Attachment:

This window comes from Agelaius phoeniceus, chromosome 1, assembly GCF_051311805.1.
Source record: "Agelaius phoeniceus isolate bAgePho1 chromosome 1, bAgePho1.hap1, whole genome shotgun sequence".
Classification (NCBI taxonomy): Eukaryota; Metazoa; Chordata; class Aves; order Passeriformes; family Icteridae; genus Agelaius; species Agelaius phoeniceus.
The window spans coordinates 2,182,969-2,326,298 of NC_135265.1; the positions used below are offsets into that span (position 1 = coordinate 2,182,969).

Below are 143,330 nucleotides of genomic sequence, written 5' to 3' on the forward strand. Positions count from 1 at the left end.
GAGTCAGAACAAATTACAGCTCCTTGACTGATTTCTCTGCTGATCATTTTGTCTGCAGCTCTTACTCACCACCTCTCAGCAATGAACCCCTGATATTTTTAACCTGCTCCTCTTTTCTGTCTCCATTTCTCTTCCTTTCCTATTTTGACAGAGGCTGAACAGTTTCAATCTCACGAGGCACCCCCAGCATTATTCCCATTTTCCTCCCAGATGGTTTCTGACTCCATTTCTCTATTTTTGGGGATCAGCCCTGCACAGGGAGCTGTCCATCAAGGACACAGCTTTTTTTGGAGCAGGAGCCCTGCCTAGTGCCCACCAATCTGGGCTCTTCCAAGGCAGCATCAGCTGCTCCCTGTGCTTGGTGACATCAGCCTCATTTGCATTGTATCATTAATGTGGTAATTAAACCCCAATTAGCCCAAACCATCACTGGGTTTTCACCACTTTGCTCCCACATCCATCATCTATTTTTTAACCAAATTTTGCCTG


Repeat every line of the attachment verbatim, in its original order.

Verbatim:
This window comes from Agelaius phoeniceus, chromosome 1, assembly GCF_051311805.1.
Source record: "Agelaius phoeniceus isolate bAgePho1 chromosome 1, bAgePho1.hap1, whole genome shotgun sequence".
Classification (NCBI taxonomy): Eukaryota; Metazoa; Chordata; class Aves; order Passeriformes; family Icteridae; genus Agelaius; species Agelaius phoeniceus.
The window spans coordinates 2,182,969-2,326,298 of NC_135265.1; the positions used below are offsets into that span (position 1 = coordinate 2,182,969).

Below are 143,330 nucleotides of genomic sequence, written 5' to 3' on the forward strand. Positions count from 1 at the left end.
GAGTCAGAACAAATTACAGCTCCTTGACTGATTTCTCTGCTGATCATTTTGTCTGCAGCTCTTACTCACCACCTCTCAGCAATGAACCCCTGATATTTTTAACCTGCTCCTCTTTTCTGTCTCCATTTCTCTTCCTTTCCTATTTTGACAGAGGCTGAACAGTTTCAATCTCACGAGGCACCCCCAGCATTATTCCCATTTTCCTCCCAGATGGTTTCTGACTCCATTTCTCTATTTTTGGGGATCAGCCCTGCACAGGGAGCTGTCCATCAAGGACACAGCTTTTTTTGGAGCAGGAGCCCTGCCTAGTGCCCACCAATCTGGGCTCTTCCAAGGCAGCATCAGCTGCTCCCTGTGCTTGGTGACATCAGCCTCATTTGCATTGTATCATTAATGTGGTAATTAAACCCCAATTAGCCCAAACCATCACTGGGTTTTCACCACTTTGCTCCCACATCCATCATCTATTTTTTAACCAAATTTTGCCTG